District needs to root out bad behavior, moms say Schools & Kids, posted by Editor, Mountain View Voice Online, on Jan 18, 2013 at 2:02 pm
Dirty dancing, drugs and foul language — three mothers with teens enrolled in Mountain View High School are concerned that the school district is not consistently enforcing its rules against drug and alcohol use, immodest dancing and music, profanity and inappropriate dress.
Read the full story here Web Link posted Friday, January 18, 2013, 12:00 AM
Posted by NW Resident, a resident of the North Whisman neighborhood, on Jan 18, 2013 at 2:02 pm
MVPD already assigns 2 officers to MVHS dances to provide security and patrol the parking lots before, during and after the dances. Mr. Mathiesen and the other deans and staff seem to do a pretty good job of running these events, from what I've observed when my kids went to school there.
I also agree with Mr. Groves that a survey of 34 students is hardly a representive sample of the full student body, so more data would be helpful, and the wording of the questions might also be important.
Posted by Tabitha, a resident of another community, on Jan 19, 2013 at 12:18 am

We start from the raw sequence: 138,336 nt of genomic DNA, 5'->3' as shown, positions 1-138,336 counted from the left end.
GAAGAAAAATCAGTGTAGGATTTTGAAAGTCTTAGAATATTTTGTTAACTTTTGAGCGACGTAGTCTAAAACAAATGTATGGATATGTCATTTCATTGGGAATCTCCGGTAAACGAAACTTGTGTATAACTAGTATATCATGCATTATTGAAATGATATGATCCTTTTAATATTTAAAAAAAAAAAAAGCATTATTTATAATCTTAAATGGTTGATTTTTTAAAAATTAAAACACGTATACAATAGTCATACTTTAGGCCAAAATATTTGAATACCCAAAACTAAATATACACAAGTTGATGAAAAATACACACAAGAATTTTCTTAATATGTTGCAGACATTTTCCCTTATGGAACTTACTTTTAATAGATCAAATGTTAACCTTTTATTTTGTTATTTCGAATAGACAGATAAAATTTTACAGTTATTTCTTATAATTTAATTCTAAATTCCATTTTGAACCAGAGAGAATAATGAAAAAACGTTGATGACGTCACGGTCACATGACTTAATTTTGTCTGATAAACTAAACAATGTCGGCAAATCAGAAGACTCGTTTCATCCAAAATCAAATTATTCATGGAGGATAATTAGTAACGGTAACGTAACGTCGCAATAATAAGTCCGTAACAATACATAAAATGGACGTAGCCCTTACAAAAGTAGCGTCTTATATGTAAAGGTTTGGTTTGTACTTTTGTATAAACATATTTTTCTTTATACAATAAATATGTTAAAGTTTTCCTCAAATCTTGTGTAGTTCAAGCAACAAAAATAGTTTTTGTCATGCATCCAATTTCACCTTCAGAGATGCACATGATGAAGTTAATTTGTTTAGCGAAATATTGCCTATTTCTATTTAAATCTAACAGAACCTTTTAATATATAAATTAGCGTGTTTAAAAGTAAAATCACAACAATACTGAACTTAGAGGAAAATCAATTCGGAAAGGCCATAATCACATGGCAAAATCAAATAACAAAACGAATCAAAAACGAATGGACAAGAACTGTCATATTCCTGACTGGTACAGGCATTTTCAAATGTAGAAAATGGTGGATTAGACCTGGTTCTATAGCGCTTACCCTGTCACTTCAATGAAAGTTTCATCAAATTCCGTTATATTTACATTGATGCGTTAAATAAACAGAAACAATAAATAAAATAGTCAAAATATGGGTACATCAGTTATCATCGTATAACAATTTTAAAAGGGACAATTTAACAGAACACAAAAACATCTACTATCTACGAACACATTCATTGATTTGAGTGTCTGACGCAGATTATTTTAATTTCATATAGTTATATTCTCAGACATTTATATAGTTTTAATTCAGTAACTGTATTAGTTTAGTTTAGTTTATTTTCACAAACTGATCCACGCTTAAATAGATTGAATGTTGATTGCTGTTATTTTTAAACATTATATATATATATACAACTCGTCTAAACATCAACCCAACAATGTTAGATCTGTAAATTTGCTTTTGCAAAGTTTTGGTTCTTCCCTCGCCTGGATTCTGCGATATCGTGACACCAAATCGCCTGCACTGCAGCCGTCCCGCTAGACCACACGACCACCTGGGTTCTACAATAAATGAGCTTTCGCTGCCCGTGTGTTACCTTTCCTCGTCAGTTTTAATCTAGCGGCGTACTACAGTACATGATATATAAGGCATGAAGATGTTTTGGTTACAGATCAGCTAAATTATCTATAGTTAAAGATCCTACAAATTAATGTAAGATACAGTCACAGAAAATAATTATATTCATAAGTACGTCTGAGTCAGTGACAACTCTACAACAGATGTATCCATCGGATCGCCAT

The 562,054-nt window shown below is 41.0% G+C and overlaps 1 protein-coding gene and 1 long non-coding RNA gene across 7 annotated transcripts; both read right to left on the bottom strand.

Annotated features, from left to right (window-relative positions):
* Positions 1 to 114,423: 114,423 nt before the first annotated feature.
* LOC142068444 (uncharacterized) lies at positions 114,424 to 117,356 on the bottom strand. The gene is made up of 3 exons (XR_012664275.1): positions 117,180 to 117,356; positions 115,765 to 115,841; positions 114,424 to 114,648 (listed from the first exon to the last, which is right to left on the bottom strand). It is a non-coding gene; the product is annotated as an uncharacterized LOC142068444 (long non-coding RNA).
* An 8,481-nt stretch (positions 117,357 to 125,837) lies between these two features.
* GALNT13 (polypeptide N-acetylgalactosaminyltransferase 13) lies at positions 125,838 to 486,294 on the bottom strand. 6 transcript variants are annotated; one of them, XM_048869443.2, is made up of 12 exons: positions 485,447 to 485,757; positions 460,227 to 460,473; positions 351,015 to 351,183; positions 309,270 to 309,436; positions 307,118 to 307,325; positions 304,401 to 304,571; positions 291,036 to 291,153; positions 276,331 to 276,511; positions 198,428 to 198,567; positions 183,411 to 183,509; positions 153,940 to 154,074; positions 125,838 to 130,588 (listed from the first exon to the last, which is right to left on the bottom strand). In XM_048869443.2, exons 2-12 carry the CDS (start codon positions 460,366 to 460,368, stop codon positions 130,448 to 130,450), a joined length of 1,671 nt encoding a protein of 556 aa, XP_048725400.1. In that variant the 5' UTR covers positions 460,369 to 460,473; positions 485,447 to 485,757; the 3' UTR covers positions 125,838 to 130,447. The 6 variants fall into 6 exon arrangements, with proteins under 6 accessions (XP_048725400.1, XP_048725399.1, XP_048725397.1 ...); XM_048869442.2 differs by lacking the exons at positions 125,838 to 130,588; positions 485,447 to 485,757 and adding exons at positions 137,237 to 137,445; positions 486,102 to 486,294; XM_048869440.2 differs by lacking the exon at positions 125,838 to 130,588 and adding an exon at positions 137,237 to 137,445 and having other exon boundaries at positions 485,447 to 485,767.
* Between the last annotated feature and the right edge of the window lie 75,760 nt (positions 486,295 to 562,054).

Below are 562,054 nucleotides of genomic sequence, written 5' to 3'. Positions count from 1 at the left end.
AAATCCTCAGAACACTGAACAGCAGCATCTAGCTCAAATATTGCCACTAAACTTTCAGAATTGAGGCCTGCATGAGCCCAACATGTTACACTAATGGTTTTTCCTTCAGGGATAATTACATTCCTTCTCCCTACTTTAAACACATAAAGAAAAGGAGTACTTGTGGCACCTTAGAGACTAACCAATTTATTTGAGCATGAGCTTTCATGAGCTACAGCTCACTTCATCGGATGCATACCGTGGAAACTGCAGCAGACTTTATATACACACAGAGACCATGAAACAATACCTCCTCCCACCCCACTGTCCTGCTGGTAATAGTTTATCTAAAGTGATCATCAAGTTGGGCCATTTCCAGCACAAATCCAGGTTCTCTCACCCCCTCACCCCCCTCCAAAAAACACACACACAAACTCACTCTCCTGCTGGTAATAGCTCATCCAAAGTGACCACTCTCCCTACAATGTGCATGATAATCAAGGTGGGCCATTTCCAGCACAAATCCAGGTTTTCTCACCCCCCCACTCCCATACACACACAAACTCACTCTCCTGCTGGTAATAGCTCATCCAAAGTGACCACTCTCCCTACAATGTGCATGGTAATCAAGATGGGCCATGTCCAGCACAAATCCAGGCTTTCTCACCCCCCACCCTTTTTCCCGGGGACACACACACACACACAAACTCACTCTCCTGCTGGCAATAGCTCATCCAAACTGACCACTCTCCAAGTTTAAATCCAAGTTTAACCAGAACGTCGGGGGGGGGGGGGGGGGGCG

Having presented at the meeting, I can say that the idea of drug dogs at dances was one very small suggestion that actually originated from the principal in earlier conversations. The majority of our concerns and recommendations are not even mentioned in this article. The presentation was a MUCH broader conversation in which, as parents, we were communicating our support for the Behavioral Policies at MVHS and asking the administration and the board to do a better job at making sure that these policies are actually being enforced on campus to ensure the best possible learning environment for our kids. We addressed profanity in the classroom (both by students and teachers), the lack of consistent dress code enforcement, and our perception of the lack of anti-drug messaging on campus. We also went over disturbing school dance behavior as reported by students as well as the principal. In addition, we asked the MVLA school district to not opt out of a very afforable and widely used state-wide student health and drug survey that other districts like Palo Alto continue to participate in. This presentation wasn't about what the students are or are not doing, but rather about our expectations that the adults at our school do the challenging work of upholding the behavioral policies that all our kids and parents sign off on when they enroll at MVHS. Behavioral Policies exist in order to create focussed and respectful school environments where education can flourish. We didn't write the Behavioral Policies and we weren't asking to change them. We were simply asking for them to be enforced by the adults who are hired and appointed to teach and to administer at the school. As parents who are highly invested in our schools and in all the children in our community, we feel these are important issues and that we owe it to our kids and to the community at large to make our best efforts.